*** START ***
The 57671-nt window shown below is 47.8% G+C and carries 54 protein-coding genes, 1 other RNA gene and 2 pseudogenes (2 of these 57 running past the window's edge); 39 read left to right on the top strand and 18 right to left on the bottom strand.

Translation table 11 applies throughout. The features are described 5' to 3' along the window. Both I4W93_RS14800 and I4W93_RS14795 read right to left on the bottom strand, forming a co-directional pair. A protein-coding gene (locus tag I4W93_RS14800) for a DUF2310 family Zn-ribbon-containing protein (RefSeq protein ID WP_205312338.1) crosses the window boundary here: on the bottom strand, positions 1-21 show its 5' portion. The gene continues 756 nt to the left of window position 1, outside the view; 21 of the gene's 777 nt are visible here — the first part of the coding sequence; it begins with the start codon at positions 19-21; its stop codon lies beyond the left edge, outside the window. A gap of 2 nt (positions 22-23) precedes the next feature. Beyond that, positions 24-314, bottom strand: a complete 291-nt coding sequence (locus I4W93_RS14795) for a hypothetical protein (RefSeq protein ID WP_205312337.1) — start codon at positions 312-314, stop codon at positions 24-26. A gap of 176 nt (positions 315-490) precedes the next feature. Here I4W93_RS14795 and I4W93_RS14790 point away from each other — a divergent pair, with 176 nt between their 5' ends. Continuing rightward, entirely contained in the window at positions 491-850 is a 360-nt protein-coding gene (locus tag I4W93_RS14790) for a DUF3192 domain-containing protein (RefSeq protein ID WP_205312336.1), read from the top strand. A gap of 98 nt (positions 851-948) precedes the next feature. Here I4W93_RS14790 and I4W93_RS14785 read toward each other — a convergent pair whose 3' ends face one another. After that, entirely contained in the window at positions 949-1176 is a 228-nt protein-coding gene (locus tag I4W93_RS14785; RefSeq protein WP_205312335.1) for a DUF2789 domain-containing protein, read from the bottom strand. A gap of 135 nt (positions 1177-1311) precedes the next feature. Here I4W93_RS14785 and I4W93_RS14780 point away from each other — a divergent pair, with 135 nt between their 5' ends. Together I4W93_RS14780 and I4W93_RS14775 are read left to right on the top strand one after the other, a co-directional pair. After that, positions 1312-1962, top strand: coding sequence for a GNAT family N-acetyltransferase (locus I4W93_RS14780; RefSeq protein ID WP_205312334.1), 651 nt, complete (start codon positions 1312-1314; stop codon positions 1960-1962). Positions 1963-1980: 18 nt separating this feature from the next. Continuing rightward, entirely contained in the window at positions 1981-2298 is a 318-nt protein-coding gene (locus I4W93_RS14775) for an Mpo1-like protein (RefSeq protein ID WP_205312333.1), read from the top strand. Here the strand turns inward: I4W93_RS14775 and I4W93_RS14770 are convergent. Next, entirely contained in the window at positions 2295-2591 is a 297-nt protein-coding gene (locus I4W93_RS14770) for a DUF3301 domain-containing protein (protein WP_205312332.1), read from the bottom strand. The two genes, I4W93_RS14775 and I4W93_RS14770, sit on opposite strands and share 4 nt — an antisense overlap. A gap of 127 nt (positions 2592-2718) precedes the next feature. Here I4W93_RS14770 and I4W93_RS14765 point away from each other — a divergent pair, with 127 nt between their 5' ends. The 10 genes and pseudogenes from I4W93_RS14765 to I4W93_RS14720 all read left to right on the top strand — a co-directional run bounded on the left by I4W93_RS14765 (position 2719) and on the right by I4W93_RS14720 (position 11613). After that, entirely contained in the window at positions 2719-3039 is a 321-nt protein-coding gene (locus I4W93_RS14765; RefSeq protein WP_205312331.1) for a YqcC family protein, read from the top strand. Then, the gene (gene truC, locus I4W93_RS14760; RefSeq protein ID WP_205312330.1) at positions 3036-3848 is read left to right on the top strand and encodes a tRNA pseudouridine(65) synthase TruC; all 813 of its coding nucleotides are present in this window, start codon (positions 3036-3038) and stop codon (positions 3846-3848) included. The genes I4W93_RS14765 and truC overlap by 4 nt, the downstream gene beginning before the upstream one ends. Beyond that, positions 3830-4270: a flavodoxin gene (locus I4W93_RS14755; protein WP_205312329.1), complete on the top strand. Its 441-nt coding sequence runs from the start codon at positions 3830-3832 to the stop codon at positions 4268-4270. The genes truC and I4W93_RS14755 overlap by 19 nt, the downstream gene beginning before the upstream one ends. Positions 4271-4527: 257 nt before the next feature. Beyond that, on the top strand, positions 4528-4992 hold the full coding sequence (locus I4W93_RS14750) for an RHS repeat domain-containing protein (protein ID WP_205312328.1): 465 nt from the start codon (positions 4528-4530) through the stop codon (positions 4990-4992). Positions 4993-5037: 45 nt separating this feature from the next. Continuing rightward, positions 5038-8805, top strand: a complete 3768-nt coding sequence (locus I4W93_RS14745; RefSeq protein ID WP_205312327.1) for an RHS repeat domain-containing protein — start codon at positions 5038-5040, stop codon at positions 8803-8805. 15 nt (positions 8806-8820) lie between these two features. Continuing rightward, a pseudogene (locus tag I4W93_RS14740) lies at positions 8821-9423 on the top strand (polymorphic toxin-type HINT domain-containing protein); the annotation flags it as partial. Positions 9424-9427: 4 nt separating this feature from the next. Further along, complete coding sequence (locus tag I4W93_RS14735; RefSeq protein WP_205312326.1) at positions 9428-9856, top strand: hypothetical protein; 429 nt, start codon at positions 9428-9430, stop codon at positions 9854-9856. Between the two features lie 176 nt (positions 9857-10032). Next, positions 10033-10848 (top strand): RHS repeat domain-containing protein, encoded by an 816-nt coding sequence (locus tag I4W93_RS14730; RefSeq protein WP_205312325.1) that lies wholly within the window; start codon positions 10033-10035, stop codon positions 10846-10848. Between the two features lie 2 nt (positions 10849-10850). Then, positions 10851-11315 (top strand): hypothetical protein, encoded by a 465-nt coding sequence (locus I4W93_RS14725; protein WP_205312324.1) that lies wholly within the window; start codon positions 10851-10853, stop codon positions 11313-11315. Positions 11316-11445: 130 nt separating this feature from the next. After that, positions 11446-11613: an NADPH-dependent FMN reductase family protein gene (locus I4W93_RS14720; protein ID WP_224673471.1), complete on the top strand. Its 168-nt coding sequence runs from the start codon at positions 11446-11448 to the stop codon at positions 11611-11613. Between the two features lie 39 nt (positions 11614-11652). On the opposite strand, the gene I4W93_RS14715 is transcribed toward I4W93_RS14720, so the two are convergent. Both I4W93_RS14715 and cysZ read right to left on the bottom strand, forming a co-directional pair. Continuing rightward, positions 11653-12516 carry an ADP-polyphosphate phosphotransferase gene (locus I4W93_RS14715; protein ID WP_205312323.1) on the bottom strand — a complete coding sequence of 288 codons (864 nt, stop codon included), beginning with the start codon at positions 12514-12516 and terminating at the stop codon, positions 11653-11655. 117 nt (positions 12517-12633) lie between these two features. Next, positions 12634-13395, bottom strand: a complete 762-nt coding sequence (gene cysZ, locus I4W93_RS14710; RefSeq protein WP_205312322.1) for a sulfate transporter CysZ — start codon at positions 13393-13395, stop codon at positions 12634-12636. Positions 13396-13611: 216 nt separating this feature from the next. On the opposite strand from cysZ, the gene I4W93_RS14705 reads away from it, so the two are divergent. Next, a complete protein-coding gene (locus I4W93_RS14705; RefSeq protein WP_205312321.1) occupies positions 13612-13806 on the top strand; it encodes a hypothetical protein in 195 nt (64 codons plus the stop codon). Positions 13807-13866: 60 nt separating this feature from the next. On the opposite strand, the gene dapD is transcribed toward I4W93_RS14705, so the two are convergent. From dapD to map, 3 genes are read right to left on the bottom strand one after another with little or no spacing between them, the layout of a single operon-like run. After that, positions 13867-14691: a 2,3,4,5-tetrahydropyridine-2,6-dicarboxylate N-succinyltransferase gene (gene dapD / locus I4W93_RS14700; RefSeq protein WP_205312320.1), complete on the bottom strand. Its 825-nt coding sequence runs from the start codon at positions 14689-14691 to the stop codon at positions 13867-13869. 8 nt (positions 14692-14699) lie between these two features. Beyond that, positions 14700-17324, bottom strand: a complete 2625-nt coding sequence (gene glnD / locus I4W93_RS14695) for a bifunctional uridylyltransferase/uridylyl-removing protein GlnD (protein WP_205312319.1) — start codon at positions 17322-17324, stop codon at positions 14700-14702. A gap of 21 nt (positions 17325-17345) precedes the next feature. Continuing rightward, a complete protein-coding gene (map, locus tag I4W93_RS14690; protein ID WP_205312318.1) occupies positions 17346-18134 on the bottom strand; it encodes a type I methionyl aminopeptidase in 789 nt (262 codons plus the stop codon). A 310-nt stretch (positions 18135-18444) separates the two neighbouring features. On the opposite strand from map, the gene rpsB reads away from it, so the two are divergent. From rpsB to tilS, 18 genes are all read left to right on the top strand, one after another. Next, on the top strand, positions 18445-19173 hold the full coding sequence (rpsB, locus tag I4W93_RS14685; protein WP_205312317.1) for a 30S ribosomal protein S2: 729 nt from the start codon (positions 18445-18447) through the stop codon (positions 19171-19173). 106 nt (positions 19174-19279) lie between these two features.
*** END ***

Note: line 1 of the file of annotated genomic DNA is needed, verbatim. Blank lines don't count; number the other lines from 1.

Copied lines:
The 57671-nt window shown below is 47.8% G+C and carries 54 protein-coding genes, 1 other RNA gene and 2 pseudogenes (2 of these 57 running past the window's edge); 39 read left to right on the top strand and 18 right to left on the bottom strand.